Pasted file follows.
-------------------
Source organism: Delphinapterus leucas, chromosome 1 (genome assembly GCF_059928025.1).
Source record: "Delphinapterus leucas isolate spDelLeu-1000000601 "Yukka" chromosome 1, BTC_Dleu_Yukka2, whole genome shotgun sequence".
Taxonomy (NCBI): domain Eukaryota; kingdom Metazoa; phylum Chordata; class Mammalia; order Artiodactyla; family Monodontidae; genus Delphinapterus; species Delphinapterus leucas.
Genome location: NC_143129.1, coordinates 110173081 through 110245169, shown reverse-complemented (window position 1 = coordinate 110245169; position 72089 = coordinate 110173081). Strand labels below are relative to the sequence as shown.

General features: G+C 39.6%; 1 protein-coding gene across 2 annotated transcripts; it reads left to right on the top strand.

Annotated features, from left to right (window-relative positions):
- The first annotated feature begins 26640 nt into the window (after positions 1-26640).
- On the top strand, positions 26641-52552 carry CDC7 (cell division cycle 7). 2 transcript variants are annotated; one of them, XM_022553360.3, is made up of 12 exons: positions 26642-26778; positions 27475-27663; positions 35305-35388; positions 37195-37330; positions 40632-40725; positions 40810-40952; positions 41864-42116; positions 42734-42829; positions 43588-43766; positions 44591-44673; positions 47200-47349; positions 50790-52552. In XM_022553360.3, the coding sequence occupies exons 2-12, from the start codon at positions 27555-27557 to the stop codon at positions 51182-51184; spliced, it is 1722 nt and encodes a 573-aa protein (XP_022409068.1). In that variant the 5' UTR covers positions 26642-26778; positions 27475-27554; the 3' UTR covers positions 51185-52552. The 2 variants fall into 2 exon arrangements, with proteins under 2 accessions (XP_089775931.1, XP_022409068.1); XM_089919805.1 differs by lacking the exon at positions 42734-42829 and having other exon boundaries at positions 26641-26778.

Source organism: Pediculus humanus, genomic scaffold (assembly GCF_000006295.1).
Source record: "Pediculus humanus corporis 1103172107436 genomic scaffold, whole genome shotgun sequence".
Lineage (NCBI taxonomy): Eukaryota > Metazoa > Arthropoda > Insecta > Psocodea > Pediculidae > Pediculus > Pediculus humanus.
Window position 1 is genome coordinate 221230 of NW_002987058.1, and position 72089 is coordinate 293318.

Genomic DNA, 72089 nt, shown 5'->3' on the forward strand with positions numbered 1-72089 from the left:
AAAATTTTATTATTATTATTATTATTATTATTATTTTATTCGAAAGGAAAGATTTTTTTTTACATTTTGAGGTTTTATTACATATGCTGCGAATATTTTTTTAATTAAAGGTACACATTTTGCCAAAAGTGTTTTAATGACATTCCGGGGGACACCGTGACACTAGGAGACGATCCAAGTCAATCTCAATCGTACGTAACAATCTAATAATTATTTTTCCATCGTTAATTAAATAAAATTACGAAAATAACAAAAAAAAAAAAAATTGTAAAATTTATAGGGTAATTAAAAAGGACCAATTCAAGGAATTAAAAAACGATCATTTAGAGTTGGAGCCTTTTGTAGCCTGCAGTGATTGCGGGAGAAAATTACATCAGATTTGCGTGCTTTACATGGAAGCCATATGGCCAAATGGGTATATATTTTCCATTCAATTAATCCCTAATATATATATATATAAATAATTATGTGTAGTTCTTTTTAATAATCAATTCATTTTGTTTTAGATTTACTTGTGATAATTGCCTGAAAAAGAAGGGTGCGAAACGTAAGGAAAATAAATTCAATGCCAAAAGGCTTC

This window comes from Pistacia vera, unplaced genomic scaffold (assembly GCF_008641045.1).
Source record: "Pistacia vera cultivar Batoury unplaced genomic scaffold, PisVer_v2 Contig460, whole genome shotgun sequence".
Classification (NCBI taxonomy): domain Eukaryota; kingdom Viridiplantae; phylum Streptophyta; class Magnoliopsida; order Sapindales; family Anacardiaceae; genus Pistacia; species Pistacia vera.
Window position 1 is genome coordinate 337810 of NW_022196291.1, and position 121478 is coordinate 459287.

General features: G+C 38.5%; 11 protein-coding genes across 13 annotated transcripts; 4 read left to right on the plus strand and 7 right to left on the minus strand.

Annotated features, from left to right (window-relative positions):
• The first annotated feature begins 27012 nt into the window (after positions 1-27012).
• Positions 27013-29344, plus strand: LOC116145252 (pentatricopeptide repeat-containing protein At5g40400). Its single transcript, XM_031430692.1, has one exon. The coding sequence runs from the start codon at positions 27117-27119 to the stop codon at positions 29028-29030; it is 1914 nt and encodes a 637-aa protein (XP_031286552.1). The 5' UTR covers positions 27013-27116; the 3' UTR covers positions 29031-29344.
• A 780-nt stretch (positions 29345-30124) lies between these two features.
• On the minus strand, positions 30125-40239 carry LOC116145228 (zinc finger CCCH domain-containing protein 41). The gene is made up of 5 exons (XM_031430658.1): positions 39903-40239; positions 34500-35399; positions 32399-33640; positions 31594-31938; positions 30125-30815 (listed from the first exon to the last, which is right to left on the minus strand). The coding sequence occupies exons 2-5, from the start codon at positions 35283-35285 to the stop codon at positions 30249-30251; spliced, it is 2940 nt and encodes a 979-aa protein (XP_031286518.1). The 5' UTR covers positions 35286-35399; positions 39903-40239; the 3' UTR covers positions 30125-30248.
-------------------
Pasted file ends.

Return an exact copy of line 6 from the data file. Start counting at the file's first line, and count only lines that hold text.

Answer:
Annotated features, from left to right (window-relative positions):